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Is a Taylor Tantrum on the Horizon?

Back in 2013 bond markets were jolted by the potential that the Fed would unwind its balance sheet more quickly than previously believed. The basic thinking was that QE puts downward pressure on interest rates so unwinding QE will put upward pressure on interest rates. That isn’t quite what happened, but markets are gonna market.

Fast forward to 2017 and interest rates are only a bit higher than they were before the Taper Tantrum. I’ve been pretty bullish (and right) on bonds since the Trumper Tantrum last year, but I find the current bond market complacency a little bit odd because there’s a very real chance that John Taylor is about to head the Fed. Trump has apparently narrowed his choices down to Jerome Powell and John Taylor. I suspect Yellen is out because, well, Trump is gonna Trump and that means clearing out anything Obama.¹

Now, this might not seem that important, but a Taylor Fed could be very different from what we’ve become accustomed to in recent years. You see, Taylor’s most famous for his “Taylor Rule” on interest rates. And the Taylor Rule has consistently called for higher rates than where the Fed has been over the last 10 years. Here’s a quick look at it:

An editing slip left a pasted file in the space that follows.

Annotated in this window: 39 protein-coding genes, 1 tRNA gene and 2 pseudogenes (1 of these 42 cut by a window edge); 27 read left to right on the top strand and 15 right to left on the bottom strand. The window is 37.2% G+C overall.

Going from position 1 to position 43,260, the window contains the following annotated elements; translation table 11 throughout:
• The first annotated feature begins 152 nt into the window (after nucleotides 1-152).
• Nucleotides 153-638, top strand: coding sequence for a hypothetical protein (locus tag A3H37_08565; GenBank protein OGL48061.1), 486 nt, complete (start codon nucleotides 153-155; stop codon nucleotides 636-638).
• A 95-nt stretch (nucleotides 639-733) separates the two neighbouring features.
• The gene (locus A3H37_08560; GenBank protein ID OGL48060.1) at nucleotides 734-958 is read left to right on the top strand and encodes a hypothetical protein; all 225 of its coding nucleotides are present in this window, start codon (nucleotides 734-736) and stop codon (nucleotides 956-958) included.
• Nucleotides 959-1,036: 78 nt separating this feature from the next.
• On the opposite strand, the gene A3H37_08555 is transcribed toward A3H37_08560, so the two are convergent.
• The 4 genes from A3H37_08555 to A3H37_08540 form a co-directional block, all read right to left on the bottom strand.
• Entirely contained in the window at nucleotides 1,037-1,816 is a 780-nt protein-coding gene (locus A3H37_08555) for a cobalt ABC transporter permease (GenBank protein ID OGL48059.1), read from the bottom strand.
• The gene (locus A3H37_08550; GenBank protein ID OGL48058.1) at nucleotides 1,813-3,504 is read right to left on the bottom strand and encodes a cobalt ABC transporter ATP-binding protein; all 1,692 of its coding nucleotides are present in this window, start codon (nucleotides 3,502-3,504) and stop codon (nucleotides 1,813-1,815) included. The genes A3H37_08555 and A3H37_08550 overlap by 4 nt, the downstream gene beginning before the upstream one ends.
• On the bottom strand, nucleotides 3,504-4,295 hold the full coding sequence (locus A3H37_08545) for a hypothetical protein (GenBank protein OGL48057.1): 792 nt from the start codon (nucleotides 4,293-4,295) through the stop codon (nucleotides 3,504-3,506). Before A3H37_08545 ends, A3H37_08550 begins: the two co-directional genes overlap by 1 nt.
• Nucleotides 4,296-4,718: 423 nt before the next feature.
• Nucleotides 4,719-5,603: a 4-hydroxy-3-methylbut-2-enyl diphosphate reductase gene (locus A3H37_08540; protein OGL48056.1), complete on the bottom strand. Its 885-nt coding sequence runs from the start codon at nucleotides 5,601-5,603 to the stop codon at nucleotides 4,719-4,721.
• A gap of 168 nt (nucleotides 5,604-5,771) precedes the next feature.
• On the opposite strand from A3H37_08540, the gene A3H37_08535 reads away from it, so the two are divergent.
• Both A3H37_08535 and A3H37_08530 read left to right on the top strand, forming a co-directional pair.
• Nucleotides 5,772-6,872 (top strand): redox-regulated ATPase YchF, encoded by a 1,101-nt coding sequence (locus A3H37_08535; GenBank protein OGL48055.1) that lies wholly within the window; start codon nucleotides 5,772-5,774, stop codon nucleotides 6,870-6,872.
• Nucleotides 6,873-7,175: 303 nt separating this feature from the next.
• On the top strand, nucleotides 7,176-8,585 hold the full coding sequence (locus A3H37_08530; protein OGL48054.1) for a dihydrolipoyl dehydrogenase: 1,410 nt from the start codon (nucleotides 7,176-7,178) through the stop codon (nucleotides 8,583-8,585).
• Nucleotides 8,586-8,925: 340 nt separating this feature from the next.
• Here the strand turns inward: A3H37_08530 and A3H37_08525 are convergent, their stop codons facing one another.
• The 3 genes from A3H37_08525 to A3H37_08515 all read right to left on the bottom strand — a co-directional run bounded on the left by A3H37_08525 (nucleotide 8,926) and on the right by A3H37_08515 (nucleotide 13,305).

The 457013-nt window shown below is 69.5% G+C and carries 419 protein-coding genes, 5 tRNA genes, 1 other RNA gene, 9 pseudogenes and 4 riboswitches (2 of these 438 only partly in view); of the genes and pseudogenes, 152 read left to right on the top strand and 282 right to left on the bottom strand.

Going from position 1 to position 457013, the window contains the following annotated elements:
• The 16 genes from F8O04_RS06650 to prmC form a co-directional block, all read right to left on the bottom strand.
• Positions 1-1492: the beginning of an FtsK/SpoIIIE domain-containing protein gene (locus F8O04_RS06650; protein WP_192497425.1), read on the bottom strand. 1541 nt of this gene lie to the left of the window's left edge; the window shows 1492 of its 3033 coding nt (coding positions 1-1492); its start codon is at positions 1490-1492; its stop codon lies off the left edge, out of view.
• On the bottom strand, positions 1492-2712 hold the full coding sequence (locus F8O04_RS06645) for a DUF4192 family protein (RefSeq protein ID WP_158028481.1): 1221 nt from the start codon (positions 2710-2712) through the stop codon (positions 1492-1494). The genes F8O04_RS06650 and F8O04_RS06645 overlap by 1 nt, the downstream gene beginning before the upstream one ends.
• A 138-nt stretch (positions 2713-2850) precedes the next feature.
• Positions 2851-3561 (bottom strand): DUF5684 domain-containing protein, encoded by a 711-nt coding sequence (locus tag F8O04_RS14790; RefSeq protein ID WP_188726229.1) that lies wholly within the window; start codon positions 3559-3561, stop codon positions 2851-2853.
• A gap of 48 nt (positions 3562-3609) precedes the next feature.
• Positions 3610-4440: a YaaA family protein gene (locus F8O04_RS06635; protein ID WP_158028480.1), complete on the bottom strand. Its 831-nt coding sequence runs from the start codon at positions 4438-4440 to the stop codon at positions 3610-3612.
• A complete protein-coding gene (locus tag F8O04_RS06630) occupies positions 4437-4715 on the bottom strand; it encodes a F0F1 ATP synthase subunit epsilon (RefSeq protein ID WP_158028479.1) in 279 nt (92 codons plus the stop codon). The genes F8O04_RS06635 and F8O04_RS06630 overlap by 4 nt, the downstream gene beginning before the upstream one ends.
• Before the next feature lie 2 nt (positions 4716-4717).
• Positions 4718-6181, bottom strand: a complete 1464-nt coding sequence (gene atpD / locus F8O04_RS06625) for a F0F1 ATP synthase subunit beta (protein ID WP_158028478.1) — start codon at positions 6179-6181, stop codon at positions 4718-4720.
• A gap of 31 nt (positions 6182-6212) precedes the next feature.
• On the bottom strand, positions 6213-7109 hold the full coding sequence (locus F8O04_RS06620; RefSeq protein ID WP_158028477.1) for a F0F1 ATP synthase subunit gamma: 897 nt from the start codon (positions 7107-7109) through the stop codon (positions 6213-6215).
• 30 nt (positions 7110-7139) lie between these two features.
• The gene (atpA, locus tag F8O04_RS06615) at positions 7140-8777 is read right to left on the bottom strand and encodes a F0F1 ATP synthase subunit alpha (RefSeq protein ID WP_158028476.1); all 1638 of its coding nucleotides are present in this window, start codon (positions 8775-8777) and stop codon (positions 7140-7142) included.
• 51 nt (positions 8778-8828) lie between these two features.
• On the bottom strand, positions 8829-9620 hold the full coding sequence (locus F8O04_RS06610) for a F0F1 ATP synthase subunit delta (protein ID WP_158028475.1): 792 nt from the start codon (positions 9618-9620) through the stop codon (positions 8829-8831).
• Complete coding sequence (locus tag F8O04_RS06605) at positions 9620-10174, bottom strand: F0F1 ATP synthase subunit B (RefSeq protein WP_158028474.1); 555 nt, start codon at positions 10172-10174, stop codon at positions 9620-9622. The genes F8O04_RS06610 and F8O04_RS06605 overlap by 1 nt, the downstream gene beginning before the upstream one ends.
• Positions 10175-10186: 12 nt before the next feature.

What you’ll notice there is that there’s about a 2% difference between the current Fed Funds Rate and where Taylor’s Rule says the overnight rate should be. So, it’s pretty interesting that bond markets are so ho-hum about the current environment because there’s a very real chance that Taylor will get nominated and his hawkish views could dominate the Fed’s policy moves in the coming years.

It’s an interesting thing to be thinking about from the bond market’s perspective because a sharp rise in future expectations for short-term rates could reverberate through the yield curve in the coming months. It could even cause a “Taylor Tantrum”. Now, I don’t think Taylor’s Rule is necessarily more accurate than the Fed’s current posture.² In fact, I’ve been pretty clear that I think interest rates are low for practical reasons. And I am definitely in the camp that believes inflation and interest rates will be “lower for longer”, but this does appear like a short-term risk that almost no one is talking about….

NB – I know we don’t want to be thinking about financial markets in excessively short time horizons, but the reality of today’s bond market is that we are all necessarily short-term because it’s practically insane to hold a 30 year T-Bond to maturity given the degree of interest rate risk one has to take. So you could say that we’ve all been turned into bond “traders” in a low rate environment where interest rate risk is unusually high. Of course, you could just hold a bond aggregate (which isn’t really an aggregate), but that has its own problems

¹ – Unless you’re trying to clear out Obamacare. That is apparently much harder to do than some people thought.  

² – In fact, one could argue that Taylor’s Rule and his hawkish view were very wrong about the future of inflation as can be seen in this Q&A from 2010 when he predicted that QE would eventually lead to high inflation.